It is frequently observed that the growth of finance sucked up the math and physics geniuses, who might have contributed something lasting to society, into hedge funds and investment banks to ruinous effect. But the alteration of professional choices is much wider than that. The number crunchers at the top were, one suspects, lured away by lucrative pay. The much more widespread, and difficult to measure, shift in career choices due to the discipline of debt burdens is probably the more important, and still ongoing, consequence of high student loans.

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If access to higher education were on the order of something like a right — a publicly financed good, provided at little or no cost, to ensure real equality of opportunity — then one can imagine a much different set of results. While conservatives like to talk about ‘freedom,’ this is a place where the left ought to have the upper hand in connecting economic practices to real freedoms. Providing necessary social goods, especially education, as a right rather than through debt not only reduces the disciplining effects of the latter. It also is a way of publicly recognizing and democratically defending the real freedoms of all citizens.

To be clear, this is not a moralistic criticism of debt as evil or irresponsible. But there are very good reasons why society would not want to impose certain kinds of discipline on (most of) its citizens. Firstly, from a social point of view, people’s talents might be much more productively used in some other area than those that promise the most immediate monetary returns. There is no shortage of aspiring bankers and traders, but there is a primary care doctor shortage. Primary care doctors can graduate medical school with as much as $200,000 in debt.

A second reason is that practice does not resemble theory. Again, the theory is that so long as each individual makes a reasonable calculation about his or her ability to meet debt payments, there is nothing wrong with financing access to basic social goods through credit. Putting systematic fraud aside (but remembering it is unlikely that credit can sink that far into housing and educational markets without it), there is a deep historical reason for thinking that practice was the opposite of theory. The rise of debt-financed household consumption generally was the product of stagnating wages. Consider, for instance, this research by the Federal Reserve Bank of San Francisco comparing the growth of debt, wealth, and income:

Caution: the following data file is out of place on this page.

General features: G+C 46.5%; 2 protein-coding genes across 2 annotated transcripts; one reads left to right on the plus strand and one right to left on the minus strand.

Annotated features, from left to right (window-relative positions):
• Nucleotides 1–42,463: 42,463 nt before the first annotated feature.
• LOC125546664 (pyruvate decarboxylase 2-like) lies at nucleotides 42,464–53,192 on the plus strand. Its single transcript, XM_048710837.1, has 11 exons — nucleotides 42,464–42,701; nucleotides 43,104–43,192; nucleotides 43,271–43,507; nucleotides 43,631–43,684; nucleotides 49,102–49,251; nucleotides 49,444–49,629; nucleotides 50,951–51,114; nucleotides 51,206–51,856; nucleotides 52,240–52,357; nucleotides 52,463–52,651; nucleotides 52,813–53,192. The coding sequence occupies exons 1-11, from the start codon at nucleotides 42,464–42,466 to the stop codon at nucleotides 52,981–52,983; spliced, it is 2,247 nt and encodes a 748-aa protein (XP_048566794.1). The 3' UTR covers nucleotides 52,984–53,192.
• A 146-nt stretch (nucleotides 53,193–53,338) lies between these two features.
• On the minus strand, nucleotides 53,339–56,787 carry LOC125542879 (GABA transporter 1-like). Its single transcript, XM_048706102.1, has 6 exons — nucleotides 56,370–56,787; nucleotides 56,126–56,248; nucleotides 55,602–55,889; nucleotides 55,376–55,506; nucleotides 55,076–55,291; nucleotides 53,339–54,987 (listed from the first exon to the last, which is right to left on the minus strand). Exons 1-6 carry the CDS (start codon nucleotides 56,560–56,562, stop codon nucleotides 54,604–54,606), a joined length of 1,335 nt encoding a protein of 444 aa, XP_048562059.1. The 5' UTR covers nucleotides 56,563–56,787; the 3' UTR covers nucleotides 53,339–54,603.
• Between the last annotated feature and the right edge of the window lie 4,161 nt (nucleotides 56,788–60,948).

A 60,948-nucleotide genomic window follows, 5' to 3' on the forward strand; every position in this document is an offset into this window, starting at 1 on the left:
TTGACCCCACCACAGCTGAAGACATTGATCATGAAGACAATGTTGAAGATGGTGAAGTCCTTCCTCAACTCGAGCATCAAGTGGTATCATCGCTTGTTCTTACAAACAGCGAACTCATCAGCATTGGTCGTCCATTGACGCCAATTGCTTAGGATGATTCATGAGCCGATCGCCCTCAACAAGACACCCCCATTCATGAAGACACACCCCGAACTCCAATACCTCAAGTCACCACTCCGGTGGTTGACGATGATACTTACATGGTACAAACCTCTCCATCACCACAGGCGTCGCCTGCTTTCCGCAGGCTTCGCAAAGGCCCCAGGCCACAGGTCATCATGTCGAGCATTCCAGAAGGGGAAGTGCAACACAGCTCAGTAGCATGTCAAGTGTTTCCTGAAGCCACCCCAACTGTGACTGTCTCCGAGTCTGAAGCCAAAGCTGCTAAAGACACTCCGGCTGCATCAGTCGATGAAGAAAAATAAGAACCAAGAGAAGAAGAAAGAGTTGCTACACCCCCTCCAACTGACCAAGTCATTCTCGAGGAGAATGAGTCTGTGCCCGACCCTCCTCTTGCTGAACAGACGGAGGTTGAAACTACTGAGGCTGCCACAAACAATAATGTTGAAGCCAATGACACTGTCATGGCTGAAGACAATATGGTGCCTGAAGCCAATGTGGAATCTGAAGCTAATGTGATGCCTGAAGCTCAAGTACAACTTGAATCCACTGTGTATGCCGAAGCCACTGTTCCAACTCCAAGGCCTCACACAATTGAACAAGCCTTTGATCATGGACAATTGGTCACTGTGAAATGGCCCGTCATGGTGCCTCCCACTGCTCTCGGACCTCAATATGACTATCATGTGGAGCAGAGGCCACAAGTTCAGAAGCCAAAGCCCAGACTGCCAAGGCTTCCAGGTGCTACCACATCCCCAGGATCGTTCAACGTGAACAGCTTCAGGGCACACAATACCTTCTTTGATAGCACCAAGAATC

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Or compare the above growth of household debt with the stagnation of wages and benefits during that same period (from State of Working America):

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Debt-financed consumption was, in other words, a response to the declining ability of most households to afford existing rates of consumption, not an increasing ability or trust in future ability to pay back that debt.

The entire social model, then, was built on a lie. The separation of consumption (financed by future promises to pay) from production (based on limiting present ability to earn) was a mirage. The problem has been that the underlying right to maintain a certain standard of living, or even to access to certain basic social goods like housing, health, and education, was just that: implicit. Every so often, of course, it was made somewhat public — for instance when Clinton or Bush would say something about providing housing to the poor and minorities who could not otherwise afford it (mainly by changing market incentives and promoting sub-prime borrowing, as it turned out). But this promise was always implicit and had to stay that way because it was mediated through the credit system. Access to these basic social goods was never a fully publicclaim each individual had against society. Instead, access to these social goods was a matter of a complex series of private, individualized claims against other private institutions like banks and employers, with the public role submerged in the form of altered market incentives. That is the difference between debt and right, and it is clear that the debt-based social model has failed.

There are certainly some situations where debt-financed consumption is a perfectly good option. For instance, the current call for more fiscal austerity at the federal level is ideological claptrap. Moreover, any economy always has to take a bet on the future if it is going to innovate, especially since innovation always comes with the risk of failure. But there are certain kinds of basic goods that are better provided as a matter of universal right, both for the sake of the freedom of the persons who need those goods and as a matter of economic efficiency and productivity. We can have risk-averse graduates and a chronically ill workforce chained to underwater mortgages, or we can have healthy, well-educated citizens with enough security, and thus freedom, to take real risks in their lives.

Alex Gourevitch a Post-Doctoral Research Associate at the Political Theory Project at Brown University. He also runs a blog calledThe Current Moment.